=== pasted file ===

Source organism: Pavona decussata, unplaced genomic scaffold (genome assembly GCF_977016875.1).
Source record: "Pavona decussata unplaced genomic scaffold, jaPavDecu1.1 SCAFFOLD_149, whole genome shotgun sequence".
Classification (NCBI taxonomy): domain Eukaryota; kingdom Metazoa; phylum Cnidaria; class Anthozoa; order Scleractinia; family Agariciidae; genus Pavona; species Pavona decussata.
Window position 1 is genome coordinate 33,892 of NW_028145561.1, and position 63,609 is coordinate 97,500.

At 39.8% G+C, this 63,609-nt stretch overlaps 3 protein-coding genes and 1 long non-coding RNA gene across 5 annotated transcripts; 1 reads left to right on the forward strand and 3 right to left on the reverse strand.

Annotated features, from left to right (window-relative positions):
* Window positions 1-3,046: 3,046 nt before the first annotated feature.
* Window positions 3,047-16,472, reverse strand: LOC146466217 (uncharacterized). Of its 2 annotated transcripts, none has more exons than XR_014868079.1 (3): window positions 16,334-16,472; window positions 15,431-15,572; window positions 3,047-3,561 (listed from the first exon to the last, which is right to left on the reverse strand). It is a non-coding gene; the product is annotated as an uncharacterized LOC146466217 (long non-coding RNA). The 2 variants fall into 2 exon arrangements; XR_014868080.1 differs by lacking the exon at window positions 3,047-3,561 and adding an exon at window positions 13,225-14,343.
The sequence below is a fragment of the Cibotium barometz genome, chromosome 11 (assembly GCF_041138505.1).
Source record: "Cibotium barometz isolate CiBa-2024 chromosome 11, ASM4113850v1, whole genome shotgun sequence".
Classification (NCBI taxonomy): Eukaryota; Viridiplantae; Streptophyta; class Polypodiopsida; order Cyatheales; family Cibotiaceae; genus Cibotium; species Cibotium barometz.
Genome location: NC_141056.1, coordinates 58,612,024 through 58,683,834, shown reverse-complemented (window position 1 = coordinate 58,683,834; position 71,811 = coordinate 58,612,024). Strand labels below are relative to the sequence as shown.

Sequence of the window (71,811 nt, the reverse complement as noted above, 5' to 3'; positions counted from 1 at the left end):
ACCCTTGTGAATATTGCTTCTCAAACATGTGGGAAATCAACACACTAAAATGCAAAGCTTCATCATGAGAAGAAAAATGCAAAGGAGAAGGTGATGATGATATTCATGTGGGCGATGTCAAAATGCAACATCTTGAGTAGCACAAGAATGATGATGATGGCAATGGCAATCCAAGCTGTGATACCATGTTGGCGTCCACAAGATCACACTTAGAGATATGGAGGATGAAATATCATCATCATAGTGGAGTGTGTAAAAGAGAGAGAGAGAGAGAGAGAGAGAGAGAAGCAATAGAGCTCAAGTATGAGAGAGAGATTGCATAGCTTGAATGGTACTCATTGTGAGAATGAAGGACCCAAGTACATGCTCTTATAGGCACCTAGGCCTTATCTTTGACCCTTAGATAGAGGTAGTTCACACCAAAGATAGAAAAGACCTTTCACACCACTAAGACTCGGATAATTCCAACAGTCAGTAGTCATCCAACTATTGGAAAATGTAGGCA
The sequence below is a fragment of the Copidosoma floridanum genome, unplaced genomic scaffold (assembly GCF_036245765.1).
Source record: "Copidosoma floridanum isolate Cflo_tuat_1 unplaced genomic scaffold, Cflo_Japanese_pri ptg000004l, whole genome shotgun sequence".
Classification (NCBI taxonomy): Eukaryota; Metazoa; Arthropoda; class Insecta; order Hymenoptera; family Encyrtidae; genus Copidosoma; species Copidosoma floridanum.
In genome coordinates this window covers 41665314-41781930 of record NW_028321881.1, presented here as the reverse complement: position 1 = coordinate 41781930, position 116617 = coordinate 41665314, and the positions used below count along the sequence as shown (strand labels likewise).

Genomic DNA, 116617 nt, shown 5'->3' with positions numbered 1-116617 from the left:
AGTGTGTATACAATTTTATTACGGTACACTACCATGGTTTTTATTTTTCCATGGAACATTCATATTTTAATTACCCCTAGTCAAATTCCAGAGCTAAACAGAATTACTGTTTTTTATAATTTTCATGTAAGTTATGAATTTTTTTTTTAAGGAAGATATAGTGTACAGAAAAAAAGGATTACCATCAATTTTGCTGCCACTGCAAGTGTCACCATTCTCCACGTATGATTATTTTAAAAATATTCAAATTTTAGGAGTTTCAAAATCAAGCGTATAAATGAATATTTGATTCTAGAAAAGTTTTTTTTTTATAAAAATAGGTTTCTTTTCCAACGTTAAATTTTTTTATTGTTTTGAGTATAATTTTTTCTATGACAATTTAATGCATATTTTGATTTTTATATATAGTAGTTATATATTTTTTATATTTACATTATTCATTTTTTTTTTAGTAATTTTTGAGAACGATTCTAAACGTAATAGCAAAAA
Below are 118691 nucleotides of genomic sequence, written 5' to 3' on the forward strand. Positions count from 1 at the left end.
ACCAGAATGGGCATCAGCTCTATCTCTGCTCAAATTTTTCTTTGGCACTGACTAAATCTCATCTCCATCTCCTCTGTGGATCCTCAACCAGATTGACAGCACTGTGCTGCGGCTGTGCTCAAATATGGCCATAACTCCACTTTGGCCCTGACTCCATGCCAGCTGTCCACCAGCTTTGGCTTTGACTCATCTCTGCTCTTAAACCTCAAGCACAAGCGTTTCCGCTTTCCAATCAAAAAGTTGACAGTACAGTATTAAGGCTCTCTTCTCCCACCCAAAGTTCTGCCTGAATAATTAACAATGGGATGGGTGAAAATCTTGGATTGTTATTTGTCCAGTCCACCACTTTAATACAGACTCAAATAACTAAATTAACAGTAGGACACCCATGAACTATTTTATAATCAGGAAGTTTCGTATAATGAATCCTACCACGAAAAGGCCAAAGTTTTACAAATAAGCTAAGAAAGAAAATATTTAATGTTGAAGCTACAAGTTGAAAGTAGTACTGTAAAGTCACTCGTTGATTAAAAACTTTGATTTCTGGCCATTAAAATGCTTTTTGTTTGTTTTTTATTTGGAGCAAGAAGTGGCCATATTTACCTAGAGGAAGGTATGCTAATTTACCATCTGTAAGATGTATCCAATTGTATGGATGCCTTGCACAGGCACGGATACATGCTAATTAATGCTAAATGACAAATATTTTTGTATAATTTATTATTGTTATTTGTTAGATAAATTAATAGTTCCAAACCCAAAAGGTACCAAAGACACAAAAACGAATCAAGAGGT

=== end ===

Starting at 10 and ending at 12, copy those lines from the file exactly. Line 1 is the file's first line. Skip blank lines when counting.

Source record: "Cibotium barometz isolate CiBa-2024 chromosome 11, ASM4113850v1, whole genome shotgun sequence".
Classification (NCBI taxonomy): Eukaryota; Viridiplantae; Streptophyta; class Polypodiopsida; order Cyatheales; family Cibotiaceae; genus Cibotium; species Cibotium barometz.
Genome location: NC_141056.1, coordinates 58,612,024 through 58,683,834, shown reverse-complemented (window position 1 = coordinate 58,683,834; position 71,811 = coordinate 58,612,024). Strand labels below are relative to the sequence as shown.